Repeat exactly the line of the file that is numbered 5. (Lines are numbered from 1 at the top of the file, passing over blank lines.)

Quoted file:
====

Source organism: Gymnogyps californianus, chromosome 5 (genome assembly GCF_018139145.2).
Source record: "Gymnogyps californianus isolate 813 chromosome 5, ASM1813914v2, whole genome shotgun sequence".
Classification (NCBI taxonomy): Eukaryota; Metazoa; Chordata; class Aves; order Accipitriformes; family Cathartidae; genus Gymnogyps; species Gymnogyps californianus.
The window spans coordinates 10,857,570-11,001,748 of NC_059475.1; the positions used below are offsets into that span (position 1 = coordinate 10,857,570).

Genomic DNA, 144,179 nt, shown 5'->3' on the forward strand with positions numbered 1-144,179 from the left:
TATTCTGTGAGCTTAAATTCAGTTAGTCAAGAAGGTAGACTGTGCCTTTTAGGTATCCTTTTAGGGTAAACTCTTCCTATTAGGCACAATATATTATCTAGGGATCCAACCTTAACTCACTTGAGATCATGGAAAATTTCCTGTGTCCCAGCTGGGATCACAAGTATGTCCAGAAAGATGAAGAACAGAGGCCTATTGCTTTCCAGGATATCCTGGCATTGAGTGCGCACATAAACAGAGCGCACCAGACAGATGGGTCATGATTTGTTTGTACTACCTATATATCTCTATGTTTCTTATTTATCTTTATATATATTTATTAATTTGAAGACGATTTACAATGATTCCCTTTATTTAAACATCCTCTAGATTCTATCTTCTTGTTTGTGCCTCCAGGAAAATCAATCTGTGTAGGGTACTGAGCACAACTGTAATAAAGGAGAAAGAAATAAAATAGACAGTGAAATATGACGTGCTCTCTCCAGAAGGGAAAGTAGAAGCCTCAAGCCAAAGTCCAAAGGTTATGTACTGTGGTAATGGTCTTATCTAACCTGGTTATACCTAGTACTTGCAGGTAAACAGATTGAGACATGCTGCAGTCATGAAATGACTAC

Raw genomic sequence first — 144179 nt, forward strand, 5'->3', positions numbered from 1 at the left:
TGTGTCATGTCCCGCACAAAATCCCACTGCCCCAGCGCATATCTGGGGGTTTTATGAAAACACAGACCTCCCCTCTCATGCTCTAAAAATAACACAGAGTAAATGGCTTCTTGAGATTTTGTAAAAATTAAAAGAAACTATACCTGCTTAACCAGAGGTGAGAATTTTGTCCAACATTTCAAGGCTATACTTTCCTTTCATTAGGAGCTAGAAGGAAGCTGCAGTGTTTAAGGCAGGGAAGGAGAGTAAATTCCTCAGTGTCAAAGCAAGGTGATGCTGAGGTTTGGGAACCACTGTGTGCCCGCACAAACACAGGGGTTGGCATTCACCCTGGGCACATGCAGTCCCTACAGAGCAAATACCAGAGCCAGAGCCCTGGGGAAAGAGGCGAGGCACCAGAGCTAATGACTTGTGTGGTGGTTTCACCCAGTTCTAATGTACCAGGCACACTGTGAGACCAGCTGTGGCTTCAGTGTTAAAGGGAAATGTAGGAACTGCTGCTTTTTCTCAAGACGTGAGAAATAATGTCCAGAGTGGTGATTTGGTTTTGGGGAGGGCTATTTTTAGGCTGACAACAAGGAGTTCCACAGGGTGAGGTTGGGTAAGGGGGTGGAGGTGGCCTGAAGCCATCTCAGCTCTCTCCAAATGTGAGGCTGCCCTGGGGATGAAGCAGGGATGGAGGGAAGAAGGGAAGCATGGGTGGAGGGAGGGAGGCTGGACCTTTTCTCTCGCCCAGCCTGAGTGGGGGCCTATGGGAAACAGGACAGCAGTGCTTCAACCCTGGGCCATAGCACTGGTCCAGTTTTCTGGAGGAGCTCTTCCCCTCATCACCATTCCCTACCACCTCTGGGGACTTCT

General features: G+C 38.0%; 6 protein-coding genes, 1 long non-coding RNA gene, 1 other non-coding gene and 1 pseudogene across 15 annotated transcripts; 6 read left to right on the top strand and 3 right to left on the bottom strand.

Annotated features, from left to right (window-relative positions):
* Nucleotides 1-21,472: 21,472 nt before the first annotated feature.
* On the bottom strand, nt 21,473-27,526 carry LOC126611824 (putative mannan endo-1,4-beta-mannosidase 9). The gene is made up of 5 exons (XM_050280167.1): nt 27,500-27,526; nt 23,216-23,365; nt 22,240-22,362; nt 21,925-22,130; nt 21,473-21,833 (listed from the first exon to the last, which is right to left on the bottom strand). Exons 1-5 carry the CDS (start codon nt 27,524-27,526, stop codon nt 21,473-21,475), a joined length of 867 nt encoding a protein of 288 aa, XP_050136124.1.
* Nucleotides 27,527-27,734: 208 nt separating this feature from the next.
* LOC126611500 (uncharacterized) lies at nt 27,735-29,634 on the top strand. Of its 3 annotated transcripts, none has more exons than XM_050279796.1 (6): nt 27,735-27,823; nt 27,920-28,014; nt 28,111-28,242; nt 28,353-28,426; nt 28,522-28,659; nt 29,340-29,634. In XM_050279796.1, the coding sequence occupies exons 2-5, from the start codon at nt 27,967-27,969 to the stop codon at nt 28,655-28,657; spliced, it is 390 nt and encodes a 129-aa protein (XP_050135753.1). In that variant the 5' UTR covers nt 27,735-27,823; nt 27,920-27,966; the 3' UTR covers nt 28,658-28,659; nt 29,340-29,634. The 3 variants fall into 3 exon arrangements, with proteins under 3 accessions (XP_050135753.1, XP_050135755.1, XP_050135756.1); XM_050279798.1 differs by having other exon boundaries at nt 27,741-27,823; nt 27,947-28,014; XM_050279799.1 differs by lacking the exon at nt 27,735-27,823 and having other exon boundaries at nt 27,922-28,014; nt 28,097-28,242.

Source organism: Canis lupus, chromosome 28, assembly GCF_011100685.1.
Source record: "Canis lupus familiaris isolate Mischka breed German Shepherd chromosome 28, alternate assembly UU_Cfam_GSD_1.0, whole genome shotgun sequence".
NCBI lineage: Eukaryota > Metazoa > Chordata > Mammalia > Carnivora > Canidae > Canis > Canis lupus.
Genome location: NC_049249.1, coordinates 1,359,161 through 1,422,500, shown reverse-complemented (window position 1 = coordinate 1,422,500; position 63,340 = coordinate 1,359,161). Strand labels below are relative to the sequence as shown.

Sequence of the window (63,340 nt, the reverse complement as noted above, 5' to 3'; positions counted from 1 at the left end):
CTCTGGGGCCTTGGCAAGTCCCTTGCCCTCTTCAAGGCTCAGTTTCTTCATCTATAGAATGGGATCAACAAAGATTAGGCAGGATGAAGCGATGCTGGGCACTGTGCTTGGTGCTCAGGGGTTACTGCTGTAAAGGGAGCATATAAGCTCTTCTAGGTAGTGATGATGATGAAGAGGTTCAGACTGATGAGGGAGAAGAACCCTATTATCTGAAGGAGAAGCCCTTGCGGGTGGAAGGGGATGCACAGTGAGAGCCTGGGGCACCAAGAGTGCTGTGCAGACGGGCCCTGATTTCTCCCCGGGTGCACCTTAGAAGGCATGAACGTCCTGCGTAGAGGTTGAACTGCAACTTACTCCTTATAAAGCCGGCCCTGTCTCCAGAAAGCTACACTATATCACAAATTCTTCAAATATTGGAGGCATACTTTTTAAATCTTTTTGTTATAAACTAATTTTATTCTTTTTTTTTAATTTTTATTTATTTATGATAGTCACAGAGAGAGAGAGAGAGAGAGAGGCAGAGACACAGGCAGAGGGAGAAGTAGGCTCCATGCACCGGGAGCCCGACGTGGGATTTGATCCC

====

Genomic DNA, 144,179 nt, shown 5'->3' on the forward strand with positions numbered 1-144,179 from the left: